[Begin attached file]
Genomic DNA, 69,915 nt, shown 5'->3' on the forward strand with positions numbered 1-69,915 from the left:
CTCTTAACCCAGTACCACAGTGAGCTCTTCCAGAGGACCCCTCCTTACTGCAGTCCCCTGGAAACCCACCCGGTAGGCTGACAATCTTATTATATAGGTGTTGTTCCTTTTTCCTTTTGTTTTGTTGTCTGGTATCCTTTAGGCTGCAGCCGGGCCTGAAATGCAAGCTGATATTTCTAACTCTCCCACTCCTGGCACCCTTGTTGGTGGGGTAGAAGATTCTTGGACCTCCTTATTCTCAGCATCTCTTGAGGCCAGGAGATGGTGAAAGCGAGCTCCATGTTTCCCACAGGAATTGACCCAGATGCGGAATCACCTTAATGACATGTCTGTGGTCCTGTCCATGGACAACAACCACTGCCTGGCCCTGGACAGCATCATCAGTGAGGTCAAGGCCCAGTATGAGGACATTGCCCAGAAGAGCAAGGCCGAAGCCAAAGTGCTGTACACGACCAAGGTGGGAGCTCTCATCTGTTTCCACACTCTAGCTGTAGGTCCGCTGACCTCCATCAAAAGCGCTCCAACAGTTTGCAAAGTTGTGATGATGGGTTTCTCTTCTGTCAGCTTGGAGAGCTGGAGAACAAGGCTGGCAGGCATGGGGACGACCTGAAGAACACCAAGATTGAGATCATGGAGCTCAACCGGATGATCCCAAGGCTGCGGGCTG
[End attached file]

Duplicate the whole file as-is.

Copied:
Genomic DNA, 69,915 nt, shown 5'->3' on the forward strand with positions numbered 1-69,915 from the left:
CTCTTAACCCAGTACCACAGTGAGCTCTTCCAGAGGACCCCTCCTTACTGCAGTCCCCTGGAAACCCACCCGGTAGGCTGACAATCTTATTATATAGGTGTTGTTCCTTTTTCCTTTTGTTTTGTTGTCTGGTATCCTTTAGGCTGCAGCCGGGCCTGAAATGCAAGCTGATATTTCTAACTCTCCCACTCCTGGCACCCTTGTTGGTGGGGTAGAAGATTCTTGGACCTCCTTATTCTCAGCATCTCTTGAGGCCAGGAGATGGTGAAAGCGAGCTCCATGTTTCCCACAGGAATTGACCCAGATGCGGAATCACCTTAATGACATGTCTGTGGTCCTGTCCATGGACAACAACCACTGCCTGGCCCTGGACAGCATCATCAGTGAGGTCAAGGCCCAGTATGAGGACATTGCCCAGAAGAGCAAGGCCGAAGCCAAAGTGCTGTACACGACCAAGGTGGGAGCTCTCATCTGTTTCCACACTCTAGCTGTAGGTCCGCTGACCTCCATCAAAAGCGCTCCAACAGTTTGCAAAGTTGTGATGATGGGTTTCTCTTCTGTCAGCTTGGAGAGCTGGAGAACAAGGCTGGCAGGCATGGGGACGACCTGAAGAACACCAAGATTGAGATCATGGAGCTCAACCGGATGATCCCAAGGCTGCGGGCTG